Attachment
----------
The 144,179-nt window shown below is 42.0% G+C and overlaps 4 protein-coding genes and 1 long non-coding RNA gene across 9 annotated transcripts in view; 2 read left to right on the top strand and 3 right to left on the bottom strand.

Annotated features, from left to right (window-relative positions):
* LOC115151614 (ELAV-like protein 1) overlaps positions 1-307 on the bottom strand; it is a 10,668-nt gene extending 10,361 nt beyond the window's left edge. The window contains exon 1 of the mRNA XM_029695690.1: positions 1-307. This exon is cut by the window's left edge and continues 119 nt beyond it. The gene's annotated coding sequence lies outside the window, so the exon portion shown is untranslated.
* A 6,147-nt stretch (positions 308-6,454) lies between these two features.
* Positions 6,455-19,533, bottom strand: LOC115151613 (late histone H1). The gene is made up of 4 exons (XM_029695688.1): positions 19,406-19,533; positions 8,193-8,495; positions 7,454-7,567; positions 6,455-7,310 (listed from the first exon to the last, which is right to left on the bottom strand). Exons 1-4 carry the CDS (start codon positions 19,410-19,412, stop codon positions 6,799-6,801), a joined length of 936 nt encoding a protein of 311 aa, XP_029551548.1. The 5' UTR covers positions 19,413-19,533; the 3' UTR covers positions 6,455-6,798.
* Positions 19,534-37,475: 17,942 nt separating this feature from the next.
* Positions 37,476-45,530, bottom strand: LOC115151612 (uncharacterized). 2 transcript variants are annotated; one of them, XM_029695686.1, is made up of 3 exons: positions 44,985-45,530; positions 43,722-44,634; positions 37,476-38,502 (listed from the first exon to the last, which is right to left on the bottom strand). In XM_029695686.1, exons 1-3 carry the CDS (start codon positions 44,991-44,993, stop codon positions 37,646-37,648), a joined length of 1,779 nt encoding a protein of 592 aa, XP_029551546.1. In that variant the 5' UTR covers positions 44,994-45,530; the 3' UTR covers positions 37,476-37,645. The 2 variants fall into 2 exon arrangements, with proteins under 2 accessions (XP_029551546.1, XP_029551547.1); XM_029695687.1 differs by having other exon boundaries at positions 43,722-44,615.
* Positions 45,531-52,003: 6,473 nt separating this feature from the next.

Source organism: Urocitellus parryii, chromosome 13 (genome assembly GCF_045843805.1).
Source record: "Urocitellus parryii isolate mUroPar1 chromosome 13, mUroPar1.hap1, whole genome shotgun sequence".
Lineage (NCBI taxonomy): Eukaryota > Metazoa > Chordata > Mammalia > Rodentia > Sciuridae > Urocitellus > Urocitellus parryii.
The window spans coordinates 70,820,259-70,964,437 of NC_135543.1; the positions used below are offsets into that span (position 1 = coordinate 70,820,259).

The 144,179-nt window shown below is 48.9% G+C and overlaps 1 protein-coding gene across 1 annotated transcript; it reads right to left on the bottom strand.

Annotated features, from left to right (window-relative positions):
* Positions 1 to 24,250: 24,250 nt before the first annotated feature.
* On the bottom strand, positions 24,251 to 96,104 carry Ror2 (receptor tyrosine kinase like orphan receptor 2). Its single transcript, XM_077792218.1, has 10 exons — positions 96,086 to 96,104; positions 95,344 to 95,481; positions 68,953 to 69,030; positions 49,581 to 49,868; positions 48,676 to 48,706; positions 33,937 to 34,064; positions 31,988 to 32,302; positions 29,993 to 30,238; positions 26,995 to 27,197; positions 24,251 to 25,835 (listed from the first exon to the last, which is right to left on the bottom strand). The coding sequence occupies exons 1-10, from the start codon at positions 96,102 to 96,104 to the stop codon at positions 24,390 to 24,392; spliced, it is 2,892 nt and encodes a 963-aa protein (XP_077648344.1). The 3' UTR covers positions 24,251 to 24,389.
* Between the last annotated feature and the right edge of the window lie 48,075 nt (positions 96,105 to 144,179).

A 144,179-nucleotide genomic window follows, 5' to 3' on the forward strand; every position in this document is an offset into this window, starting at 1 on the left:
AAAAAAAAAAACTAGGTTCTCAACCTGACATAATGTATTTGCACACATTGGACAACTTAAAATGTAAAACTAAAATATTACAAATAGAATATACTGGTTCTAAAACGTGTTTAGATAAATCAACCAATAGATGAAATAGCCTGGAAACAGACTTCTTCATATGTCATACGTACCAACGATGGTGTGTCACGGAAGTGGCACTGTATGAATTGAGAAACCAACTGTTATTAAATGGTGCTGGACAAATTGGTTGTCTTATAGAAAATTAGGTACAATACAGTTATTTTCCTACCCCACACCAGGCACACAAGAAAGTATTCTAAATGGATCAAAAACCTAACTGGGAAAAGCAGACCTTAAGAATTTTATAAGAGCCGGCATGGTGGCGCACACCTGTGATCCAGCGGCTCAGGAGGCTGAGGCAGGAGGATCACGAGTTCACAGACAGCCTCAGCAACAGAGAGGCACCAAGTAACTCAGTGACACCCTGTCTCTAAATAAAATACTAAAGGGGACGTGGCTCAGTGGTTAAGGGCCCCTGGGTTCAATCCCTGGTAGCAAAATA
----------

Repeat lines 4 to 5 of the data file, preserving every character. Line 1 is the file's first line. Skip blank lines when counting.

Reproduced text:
* A 6,147-nt stretch (positions 308-6,454) lies between these two features.
* Positions 6,455-19,533, bottom strand: LOC115151613 (late histone H1). The gene is made up of 4 exons (XM_029695688.1): positions 19,406-19,533; positions 8,193-8,495; positions 7,454-7,567; positions 6,455-7,310 (listed from the first exon to the last, which is right to left on the bottom strand). Exons 1-4 carry the CDS (start codon positions 19,410-19,412, stop codon positions 6,799-6,801), a joined length of 936 nt encoding a protein of 311 aa, XP_029551548.1. The 5' UTR covers positions 19,413-19,533; the 3' UTR covers positions 6,455-6,798.